One of ClassicMovieChat’s devoted followers, known to us simply as Velvet, has made several requests for photos of her favorite star, Franco Nero.  So here are a few. Handsome, ain’t he?

Hi everybody, your classic movie guys Mr. Joe Morella and Mr. Frank Segers back again. While Mrs. Norman Maine is busy in the kitchen cooking up a pot of pasta we thought we’d give some thought today to the career of this veteran Italian actor.

We should immediately advise Velvet that the above shots are of a much younger Nero, and really don’t comprise the “pictorial history” requested.

After all, he was born decades ago (Franco turns 70 on Nov. 23) in a small village in Italy’s Emilia Romagna district anchored by the northern city of Bologna. While Nero has aged very well, he doesn’t today quite look like he does in the shots above.

But there’s no doubt that Velvet is on to something.  It was director John Huston who launched Nero’s career 45 years ago when, upon spotting a photo of him, exclaimed: “That’s the face I want.”

Franco was working at the time as a set photographer.  He was soon an actor with a role in Huston’s epic bomb, “The Bible,” shot largely in Italy in the mid Sixties. (Also in the cast were Ava Gardner and her violently jealous lover, George C. Scott.)

Thus an extraordinarily long career ensued, and continues to this day.

Nero is, for example, the voice of Uncle Topolino in the Pixar-Disney animation feature, “Cars 2.” In 2010, he appeared in the romantic drama “Letters To Juliet,” an art-resembles-life movie that includes in its cast the actor’s longtime paramour, Vanessa Redgrave.

In all, Nero has to date about 175 film and tv credits to his name.  He has always prided himself not as a “star” but rather a versatile actor tackling a host of different roles. He has over the years worked with such highly regarded European directors as Luis Bunuel, Damiano Damiani, Rainer Werner Fassbinder, Claude Chabrol and Marco Bellocchio.

He is probably best remembered among movie fans of a certain age for his role in director Joshua Logan’s 1967 movie version of the Alan Jay Lerner-Frederick Loewe Broadway musical, “Camelot.” Nero played Lancelot to Redgrave’s Guenevere.  The couple fell in love offscreen, a union that produced a child (Carlo Gabriel Nero) but not a marriage.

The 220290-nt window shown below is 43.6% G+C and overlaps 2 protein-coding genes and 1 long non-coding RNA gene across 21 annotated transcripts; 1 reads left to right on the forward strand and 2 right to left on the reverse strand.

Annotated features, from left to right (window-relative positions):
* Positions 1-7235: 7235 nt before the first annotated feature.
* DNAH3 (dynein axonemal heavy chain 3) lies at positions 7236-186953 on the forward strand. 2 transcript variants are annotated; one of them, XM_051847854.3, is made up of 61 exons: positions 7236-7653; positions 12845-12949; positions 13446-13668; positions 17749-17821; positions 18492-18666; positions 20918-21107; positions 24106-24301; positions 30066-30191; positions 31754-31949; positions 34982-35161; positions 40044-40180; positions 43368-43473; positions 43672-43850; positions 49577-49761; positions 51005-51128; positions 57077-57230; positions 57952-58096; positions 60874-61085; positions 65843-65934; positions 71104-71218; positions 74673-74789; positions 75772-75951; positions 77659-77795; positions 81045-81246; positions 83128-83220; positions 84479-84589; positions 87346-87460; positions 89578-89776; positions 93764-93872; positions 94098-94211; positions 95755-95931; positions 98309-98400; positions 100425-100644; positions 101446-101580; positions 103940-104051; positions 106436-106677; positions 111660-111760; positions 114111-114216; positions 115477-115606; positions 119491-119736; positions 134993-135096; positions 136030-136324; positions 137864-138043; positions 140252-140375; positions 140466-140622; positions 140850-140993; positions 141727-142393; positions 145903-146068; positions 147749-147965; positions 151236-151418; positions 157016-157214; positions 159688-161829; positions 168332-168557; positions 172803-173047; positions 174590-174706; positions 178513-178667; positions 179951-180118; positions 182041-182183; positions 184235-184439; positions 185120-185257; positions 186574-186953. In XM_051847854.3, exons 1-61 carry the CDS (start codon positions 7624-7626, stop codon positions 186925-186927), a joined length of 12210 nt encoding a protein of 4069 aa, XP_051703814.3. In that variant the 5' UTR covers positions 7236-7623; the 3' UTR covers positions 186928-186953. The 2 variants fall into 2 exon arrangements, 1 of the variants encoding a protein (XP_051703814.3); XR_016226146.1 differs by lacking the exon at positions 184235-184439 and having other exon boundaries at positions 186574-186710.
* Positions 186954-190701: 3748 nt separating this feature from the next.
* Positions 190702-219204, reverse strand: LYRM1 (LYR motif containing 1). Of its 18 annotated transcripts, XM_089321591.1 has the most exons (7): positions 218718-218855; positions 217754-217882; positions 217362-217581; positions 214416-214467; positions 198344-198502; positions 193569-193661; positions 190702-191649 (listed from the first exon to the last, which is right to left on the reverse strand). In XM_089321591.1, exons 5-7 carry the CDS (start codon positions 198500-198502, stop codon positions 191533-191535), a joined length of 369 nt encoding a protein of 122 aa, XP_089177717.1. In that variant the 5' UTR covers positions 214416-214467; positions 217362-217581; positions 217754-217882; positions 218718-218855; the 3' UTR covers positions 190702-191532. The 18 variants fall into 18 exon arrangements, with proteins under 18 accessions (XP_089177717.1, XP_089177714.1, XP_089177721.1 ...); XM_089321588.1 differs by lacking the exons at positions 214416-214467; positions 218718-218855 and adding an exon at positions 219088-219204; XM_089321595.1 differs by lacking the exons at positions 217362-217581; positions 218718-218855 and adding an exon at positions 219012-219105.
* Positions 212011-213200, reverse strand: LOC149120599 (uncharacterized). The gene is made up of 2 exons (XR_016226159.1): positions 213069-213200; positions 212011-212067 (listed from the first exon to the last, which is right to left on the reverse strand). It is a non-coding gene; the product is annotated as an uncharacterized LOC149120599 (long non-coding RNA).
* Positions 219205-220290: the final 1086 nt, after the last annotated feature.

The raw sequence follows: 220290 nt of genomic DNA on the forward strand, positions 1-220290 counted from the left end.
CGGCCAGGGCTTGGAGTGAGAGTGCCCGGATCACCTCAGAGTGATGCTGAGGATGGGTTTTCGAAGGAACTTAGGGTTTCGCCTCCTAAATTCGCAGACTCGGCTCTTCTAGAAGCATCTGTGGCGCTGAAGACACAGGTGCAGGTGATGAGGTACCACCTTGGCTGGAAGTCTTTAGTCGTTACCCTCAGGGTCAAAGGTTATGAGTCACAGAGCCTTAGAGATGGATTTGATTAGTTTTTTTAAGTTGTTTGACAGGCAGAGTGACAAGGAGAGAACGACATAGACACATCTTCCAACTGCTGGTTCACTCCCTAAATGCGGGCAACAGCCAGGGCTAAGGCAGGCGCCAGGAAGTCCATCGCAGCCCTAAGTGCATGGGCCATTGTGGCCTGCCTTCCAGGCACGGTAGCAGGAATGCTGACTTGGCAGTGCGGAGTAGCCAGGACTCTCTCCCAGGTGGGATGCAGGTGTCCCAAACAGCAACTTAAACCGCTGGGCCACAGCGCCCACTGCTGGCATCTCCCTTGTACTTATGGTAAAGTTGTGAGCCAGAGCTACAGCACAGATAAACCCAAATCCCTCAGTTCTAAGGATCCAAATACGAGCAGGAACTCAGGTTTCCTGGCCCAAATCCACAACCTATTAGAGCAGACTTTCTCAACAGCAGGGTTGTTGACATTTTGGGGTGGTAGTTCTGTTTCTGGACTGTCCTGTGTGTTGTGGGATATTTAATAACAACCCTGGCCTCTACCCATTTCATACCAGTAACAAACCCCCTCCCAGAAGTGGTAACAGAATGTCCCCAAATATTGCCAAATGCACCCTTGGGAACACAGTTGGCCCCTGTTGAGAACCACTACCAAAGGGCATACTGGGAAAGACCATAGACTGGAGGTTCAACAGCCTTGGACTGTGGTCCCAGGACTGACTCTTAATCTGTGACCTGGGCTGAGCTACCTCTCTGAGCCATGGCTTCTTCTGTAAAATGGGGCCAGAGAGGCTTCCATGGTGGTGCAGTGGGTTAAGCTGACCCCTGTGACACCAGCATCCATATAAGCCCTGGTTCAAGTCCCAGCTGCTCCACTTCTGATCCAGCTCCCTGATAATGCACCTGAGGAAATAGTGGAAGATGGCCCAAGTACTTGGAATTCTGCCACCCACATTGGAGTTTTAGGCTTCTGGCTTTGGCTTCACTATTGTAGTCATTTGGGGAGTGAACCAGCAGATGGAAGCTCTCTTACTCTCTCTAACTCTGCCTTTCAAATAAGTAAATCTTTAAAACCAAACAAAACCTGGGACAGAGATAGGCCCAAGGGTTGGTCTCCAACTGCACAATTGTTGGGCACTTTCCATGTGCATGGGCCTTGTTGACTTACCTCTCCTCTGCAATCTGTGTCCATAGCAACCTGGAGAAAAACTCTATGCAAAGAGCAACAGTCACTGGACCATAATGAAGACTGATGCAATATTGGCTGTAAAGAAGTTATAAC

It wasn’t until 40 years later that Nero and Redgrave formally tied the knot — she was 69, he was 65. They are still married. Redgrave regards their marriage ceremony not as a legal or financial arrangement but as a culmination of a lengthy off-again, on-again relationship.

Whatever, Nero has aged well and with great style. Without question he is best remembered by fans (such as Frank) of spaghetti westerns — those oaters filmed in Rome and in Spain in Sixties and the early 1970’s — for playing the title role in director Sergio Corbucci’s “Django.” Nero is terrific as a coffin-dragging gunslinger violently mediating a nasty dispute between KKK members and Mexican bandits.

We urge you to check “Django” out.  The movie plays exceptionally well 45 years after it was made.  It is not just a classic western but a classic movie, period. That’s due in large part by Nero’s strong performance.  (Nero repeated his role 21 years later in a forgettable sequel, “Dango 2: Il Grande Ritorno.”  Skip it!)

Note to Velvet:  In the original “Django” Franco Nero looks like he does in the pictures published today.   Handsome, ain’t he?






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